Because the fly actually rests on the bottom for a moment, I choose flies that have built-in motion without being stripped. Marabou and rabbit fur are hard for a trout to ignore while the fibers wave and flutter in even the slowest currents. Most streamers incorporate materials that move, but for example, I wouldn’t choose something like a Clouser Minnow for the Touch and Go. (Maybe I should.)
I rarely choose articulated patterns for this technique. Because they are mostly larger than the sizes mentioned above, and that second hook doubles the chances that the fly will hang up.
Jigs and other flies than invert seem to be the perfect match here. And, no doubt, they are some of my favorite choices. I like a Craft Fur Jiggy and a Bunny Flash for the Touch and Go, and I mix in the tactic with what I consider the crossover style of streamer fishing. With a jig, I like to do what we call the Sawyer pivot. The head touches, and with the right current, the fly rotates (pivots) on the ball jig head, as the materials catch the current. The Craft Fur Jiggy is perfect for this.
But we don’t need jig flies for the Touch and Go. I routinely make it work with nearly every streamer in my box. One of my favorites is the beadless version of the Bunny Bullet Sculpin.
Real sculpins, of course, are bottom dwellers. They are relatively poor swimmers, and they seem to be a big trout’s favorite meal. I fish the Bunny Bullet with heavy split shot placed six inches up. Imagine an upstream presentation, where the Bunny Bullet now drifts and bounces back downstream. As I’m in touch with the split shot, the fly has six inches of freedom to move and rotate around the shot — free to move where the currents might take the fly. And when I allow the split shot to rest on the bottom, the streamer may swing around, from a head downstream orientation to a head upstream position, doing its own kind of Sawyer pivot. It’s a damn good look.
The Touch and Go is another tactic that can be performed with many different streamer rigs, but it’s perhaps best done with a Mono Rig or tight line system. A fly line with a short leader pulls on the streamer almost constantly, but if you are close enough to overcome that influence, the tactic is viable.
However you rig up, the key is to use enough weight, either in the fly or on the line. (For me, that’s at least a gram, even in low water.) This allows the streamer not just to reach the bottom but also to rest there.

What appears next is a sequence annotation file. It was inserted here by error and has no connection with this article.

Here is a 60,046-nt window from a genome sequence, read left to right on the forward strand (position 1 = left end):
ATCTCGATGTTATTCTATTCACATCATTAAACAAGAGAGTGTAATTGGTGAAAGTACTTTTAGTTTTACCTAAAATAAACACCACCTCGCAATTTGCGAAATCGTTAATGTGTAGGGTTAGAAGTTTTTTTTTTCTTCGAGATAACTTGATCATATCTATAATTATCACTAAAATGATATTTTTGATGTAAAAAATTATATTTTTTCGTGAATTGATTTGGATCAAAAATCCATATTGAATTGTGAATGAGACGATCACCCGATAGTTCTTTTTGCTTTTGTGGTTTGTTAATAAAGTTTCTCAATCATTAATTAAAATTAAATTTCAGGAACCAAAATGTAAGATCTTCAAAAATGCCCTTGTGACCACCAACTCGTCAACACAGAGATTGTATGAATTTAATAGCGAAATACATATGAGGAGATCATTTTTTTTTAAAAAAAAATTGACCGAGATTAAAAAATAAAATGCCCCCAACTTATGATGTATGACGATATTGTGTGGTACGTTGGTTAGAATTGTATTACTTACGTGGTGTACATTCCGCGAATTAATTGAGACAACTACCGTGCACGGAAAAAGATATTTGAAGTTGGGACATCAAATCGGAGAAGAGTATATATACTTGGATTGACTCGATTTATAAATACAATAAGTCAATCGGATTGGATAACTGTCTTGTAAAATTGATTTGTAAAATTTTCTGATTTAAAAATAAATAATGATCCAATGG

How long should it rest? I don’t wait long. Maybe it’s my impatience, but the Touch and Go is more of a pause for me than a rest. Most times, the fly stops for a couple seconds or less.
What happens next? Do something that lifts the fly from the bottom a few inches. With my rig, it’s usually a rod-tip lift. And I follow that with a short strip or glide. Sometimes, I use the Touch and Go a few times throughout a long drift. But more often my drift length is shorter, and I have room for just one or two cycles.
A hapless, resting fly in the proximity of a big wild trout gets attention. It’s vulnerable. I’ve seen trout pick the fly off the bottom as it rests, but that is rare. Usually, the trigger to eat is when the fly lifts from its rest. That’s often the moment when a good trout just can’t take it anymore . . .
Visualizing your streamer is a next-level skill that produces results. In fact, when I fish any fly under the water and out of sight, I immediately begin to imagine what that fly looks like down there, where it is and where it’s going next.
Sometimes, I don’t drift or strip the streamer all the way through. Instead, I plot a course for the fly, looking through the water while reading the river’s structure. And I look for an appropriate landing zone for the Touch and Go.
Fish hard, friends.
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Enjoy the day.